|Eritrean Mother with her child|
The United Nation's MDG 5 calls for developing countries to reduce their maternal mortality rate to 75 percent by 2015. In Eritrea's case, this means reducing its maternal mortality rate from 1400 in 1991 (which was once the highest figure worldwide) down to 350 by 2015.
Since wining independence in 1991, the Government of Eritrea, in collaboration with partners, have taken efficient coordinated programs to drastically reduce this figure to 280 deaths per 100,000 births, which is an impressive 80 percent reduction.
Similarly, in the same period of time, Eritrea has reduced its malaria mortality by 83%, diminished its infant child mortality under five by 63 percent, nearly declined its HIV/AIDs in half to 0.8%, and has nearly doubled its life expectancy to a 66 year average, which leads Sub-Sahara Africa.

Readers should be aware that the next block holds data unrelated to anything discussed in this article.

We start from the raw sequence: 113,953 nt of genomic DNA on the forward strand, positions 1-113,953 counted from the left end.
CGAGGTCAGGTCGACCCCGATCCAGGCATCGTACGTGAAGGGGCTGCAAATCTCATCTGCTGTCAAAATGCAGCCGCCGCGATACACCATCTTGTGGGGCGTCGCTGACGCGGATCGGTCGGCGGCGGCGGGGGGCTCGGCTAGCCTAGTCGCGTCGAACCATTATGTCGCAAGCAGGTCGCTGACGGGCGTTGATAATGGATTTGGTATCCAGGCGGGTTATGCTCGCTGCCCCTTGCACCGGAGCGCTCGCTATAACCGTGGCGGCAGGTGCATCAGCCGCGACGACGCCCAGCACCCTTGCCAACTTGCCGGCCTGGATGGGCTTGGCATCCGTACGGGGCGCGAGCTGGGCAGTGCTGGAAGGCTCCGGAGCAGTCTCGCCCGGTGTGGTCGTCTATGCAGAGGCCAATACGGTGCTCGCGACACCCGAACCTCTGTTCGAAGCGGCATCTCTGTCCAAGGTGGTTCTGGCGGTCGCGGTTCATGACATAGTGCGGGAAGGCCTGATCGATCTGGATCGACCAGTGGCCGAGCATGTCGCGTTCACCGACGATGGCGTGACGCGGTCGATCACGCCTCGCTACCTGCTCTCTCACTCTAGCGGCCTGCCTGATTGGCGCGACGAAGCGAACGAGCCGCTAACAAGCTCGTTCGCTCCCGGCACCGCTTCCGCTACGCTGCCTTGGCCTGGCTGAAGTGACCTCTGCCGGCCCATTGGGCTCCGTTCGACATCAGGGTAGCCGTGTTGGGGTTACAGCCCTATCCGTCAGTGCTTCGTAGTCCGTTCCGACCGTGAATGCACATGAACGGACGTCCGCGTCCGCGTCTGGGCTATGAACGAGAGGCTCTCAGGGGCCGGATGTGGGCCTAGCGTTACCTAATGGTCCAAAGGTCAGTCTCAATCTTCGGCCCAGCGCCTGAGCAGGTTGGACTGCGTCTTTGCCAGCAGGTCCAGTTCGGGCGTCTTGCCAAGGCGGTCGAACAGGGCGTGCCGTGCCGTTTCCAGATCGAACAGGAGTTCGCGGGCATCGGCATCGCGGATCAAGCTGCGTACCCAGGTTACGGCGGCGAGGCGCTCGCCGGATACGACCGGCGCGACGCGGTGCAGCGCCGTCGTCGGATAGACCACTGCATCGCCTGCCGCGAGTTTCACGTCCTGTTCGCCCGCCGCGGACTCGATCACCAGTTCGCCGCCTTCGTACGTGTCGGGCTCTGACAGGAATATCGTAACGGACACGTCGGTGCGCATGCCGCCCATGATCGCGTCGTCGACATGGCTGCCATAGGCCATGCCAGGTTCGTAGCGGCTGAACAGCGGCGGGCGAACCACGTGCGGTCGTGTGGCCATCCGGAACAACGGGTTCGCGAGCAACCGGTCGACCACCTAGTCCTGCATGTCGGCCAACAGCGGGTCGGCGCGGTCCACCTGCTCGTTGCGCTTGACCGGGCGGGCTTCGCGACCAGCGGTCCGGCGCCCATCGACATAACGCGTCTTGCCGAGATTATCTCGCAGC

As a result of the successful endeavors in the health department, each community in Eritrea now has a fully-trained maternal caregiver, which has been playing a vital role in considerably reducing mortality from giving childbirth among rural communities. Moreover, the UNDP believes an additional funding of 88 million will be needed over the next four years to maintain a universal coverage for maternal and infant care in Eritrea.
|Horn Nations||Maternal Mortality Rate (Per 100,000)||Percentage Change|
|Eritrea||1400 in 1991 and 280 in 2008*||80% reduction|
|Ethiopia||900 in 1991 and 470 in 2008||52% reduction|
|Sudan||830 in 1991 and 750 in 2008||9.6% reduction|
|Somalia||Unknown in 1991 and 1200 in 2008||N/A|
Source: World Health Organization
* 2008 is the latest complete data published by WHO
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|Eritrean Mother with her Child|